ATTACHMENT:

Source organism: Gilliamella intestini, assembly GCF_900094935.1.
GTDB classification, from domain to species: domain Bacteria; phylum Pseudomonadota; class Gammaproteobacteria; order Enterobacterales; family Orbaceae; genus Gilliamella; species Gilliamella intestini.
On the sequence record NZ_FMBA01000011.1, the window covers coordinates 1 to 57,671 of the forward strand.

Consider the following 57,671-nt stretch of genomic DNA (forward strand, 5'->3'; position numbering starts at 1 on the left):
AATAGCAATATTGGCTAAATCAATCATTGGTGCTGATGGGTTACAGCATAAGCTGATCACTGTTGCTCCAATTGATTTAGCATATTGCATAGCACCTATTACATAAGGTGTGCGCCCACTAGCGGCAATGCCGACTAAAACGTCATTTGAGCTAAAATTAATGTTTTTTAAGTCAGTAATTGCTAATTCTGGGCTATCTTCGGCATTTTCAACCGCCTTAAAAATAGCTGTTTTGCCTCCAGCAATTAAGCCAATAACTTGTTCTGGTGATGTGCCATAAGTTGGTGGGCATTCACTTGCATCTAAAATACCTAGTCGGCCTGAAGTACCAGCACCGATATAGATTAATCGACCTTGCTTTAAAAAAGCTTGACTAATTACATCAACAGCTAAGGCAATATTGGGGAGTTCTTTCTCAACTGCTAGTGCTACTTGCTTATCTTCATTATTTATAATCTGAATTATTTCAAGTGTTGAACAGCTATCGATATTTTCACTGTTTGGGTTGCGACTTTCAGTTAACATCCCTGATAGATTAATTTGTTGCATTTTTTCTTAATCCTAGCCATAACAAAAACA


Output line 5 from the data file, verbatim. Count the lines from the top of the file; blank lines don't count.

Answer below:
AATAGCAATATTGGCTAAATCAATCATTGGTGCTGATGGGTTACAGCATAAGCTGATCACTGTTGCTCCAATTGATTTAGCATATTGCATAGCACCTATTACATAAGGTGTGCGCCCACTAGCGGCAATGCCGACTAAAACGTCATTTGAGCTAAAATTAATGTTTTTTAAGTCAGTAATTGCTAATTCTGGGCTATCTTCGGCATTTTCAACCGCCTTAAAAATAGCTGTTTTGCCTCCAGCAATTAAGCCAATAACTTGTTCTGGTGATGTGCCATAAGTTGGTGGGCATTCACTTGCATCTAAAATACCTAGTCGGCCTGAAGTACCAGCACCGATATAGATTAATCGACCTTGCTTTAAAAAAGCTTGACTAATTACATCAACAGCTAAGGCAATATTGGGGAGTTCTTTCTCAACTGCTAGTGCTACTTGCTTATCTTCATTATTTATAATCTGAATTATTTCAAGTGTTGAACAGCTATCGATATTTTCACTGTTTGGGTTGCGACTTTCAGTTAACATCCCTGATAGATTAATTTGTTGCATTTTTTCTTAATCCTAGCCATAACAAAAACA